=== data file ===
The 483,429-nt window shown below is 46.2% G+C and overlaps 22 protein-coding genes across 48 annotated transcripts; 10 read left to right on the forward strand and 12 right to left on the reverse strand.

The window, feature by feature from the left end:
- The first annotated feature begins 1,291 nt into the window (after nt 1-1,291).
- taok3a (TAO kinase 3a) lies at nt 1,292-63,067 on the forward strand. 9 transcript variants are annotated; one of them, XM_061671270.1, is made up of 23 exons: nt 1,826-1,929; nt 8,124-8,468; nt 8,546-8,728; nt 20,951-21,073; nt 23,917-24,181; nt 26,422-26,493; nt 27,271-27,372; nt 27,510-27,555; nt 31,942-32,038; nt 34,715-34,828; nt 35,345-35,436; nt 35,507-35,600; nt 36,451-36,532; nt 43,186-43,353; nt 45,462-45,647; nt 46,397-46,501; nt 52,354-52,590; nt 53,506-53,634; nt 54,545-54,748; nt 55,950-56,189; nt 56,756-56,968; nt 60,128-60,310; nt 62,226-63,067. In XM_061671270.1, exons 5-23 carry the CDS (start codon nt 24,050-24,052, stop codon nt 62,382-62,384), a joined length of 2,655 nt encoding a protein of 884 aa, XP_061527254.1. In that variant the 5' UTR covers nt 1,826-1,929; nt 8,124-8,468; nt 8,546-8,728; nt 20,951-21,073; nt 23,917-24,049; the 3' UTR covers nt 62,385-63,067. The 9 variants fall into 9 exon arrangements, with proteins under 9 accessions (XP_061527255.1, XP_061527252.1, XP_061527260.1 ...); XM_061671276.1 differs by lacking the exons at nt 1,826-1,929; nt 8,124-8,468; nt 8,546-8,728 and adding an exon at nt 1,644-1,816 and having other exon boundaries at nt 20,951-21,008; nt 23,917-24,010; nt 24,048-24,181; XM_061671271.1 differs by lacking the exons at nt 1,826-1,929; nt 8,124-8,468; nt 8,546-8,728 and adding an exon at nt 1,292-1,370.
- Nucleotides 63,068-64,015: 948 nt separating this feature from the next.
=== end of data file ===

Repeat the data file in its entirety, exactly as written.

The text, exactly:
The 483,429-nt window shown below is 46.2% G+C and overlaps 22 protein-coding genes across 48 annotated transcripts; 10 read left to right on the forward strand and 12 right to left on the reverse strand.

The window, feature by feature from the left end:
- The first annotated feature begins 1,291 nt into the window (after nt 1-1,291).
- taok3a (TAO kinase 3a) lies at nt 1,292-63,067 on the forward strand. 9 transcript variants are annotated; one of them, XM_061671270.1, is made up of 23 exons: nt 1,826-1,929; nt 8,124-8,468; nt 8,546-8,728; nt 20,951-21,073; nt 23,917-24,181; nt 26,422-26,493; nt 27,271-27,372; nt 27,510-27,555; nt 31,942-32,038; nt 34,715-34,828; nt 35,345-35,436; nt 35,507-35,600; nt 36,451-36,532; nt 43,186-43,353; nt 45,462-45,647; nt 46,397-46,501; nt 52,354-52,590; nt 53,506-53,634; nt 54,545-54,748; nt 55,950-56,189; nt 56,756-56,968; nt 60,128-60,310; nt 62,226-63,067. In XM_061671270.1, exons 5-23 carry the CDS (start codon nt 24,050-24,052, stop codon nt 62,382-62,384), a joined length of 2,655 nt encoding a protein of 884 aa, XP_061527254.1. In that variant the 5' UTR covers nt 1,826-1,929; nt 8,124-8,468; nt 8,546-8,728; nt 20,951-21,073; nt 23,917-24,049; the 3' UTR covers nt 62,385-63,067. The 9 variants fall into 9 exon arrangements, with proteins under 9 accessions (XP_061527255.1, XP_061527252.1, XP_061527260.1 ...); XM_061671276.1 differs by lacking the exons at nt 1,826-1,929; nt 8,124-8,468; nt 8,546-8,728 and adding an exon at nt 1,644-1,816 and having other exon boundaries at nt 20,951-21,008; nt 23,917-24,010; nt 24,048-24,181; XM_061671271.1 differs by lacking the exons at nt 1,826-1,929; nt 8,124-8,468; nt 8,546-8,728 and adding an exon at nt 1,292-1,370.
- Nucleotides 63,068-64,015: 948 nt separating this feature from the next.